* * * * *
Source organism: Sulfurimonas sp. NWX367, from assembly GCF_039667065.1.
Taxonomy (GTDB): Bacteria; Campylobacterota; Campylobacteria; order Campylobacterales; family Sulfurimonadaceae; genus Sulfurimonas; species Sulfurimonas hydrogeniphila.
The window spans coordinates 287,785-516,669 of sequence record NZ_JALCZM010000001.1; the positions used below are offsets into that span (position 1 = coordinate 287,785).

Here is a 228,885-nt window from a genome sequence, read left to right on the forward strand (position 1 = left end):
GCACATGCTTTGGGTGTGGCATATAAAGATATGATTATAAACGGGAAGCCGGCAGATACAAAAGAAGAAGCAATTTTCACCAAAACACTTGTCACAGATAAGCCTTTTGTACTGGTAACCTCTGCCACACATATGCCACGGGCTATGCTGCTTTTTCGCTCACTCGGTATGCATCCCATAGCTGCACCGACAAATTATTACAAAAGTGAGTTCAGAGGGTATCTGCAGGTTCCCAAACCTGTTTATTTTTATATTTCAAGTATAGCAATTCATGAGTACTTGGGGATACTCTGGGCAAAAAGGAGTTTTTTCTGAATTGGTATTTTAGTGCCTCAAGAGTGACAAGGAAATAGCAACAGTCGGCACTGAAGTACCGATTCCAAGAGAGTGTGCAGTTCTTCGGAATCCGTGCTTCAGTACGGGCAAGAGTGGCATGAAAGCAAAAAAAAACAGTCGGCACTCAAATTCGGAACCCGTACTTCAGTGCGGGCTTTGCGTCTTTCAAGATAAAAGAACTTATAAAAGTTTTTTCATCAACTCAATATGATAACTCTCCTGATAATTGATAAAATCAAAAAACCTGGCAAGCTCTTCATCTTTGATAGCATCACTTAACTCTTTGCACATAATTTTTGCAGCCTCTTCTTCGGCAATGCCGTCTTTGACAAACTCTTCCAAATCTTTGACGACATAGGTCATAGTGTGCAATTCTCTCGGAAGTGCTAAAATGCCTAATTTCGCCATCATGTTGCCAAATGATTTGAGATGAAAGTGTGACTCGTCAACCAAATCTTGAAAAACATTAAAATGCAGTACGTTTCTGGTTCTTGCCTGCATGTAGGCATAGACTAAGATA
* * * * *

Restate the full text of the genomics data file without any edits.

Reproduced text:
Source organism: Sulfurimonas sp. NWX367, from assembly GCF_039667065.1.
Taxonomy (GTDB): Bacteria; Campylobacterota; Campylobacteria; order Campylobacterales; family Sulfurimonadaceae; genus Sulfurimonas; species Sulfurimonas hydrogeniphila.
The window spans coordinates 287,785-516,669 of sequence record NZ_JALCZM010000001.1; the positions used below are offsets into that span (position 1 = coordinate 287,785).

Here is a 228,885-nt window from a genome sequence, read left to right on the forward strand (position 1 = left end):
GCACATGCTTTGGGTGTGGCATATAAAGATATGATTATAAACGGGAAGCCGGCAGATACAAAAGAAGAAGCAATTTTCACCAAAACACTTGTCACAGATAAGCCTTTTGTACTGGTAACCTCTGCCACACATATGCCACGGGCTATGCTGCTTTTTCGCTCACTCGGTATGCATCCCATAGCTGCACCGACAAATTATTACAAAAGTGAGTTCAGAGGGTATCTGCAGGTTCCCAAACCTGTTTATTTTTATATTTCAAGTATAGCAATTCATGAGTACTTGGGGATACTCTGGGCAAAAAGGAGTTTTTTCTGAATTGGTATTTTAGTGCCTCAAGAGTGACAAGGAAATAGCAACAGTCGGCACTGAAGTACCGATTCCAAGAGAGTGTGCAGTTCTTCGGAATCCGTGCTTCAGTACGGGCAAGAGTGGCATGAAAGCAAAAAAAAACAGTCGGCACTCAAATTCGGAACCCGTACTTCAGTGCGGGCTTTGCGTCTTTCAAGATAAAAGAACTTATAAAAGTTTTTTCATCAACTCAATATGATAACTCTCCTGATAATTGATAAAATCAAAAAACCTGGCAAGCTCTTCATCTTTGATAGCATCACTTAACTCTTTGCACATAATTTTTGCAGCCTCTTCTTCGGCAATGCCGTCTTTGACAAACTCTTCCAAATCTTTGACGACATAGGTCATAGTGTGCAATTCTCTCGGAAGTGCTAAAATGCCTAATTTCGCCATCATGTTGCCAAATGATTTGAGATGAAAGTGTGACTCGTCAACCAAATCTTGAAAAACATTAAAATGCAGTACGTTTCTGGTTCTTGCCTGCATGTAGGCATAGACTAAGATA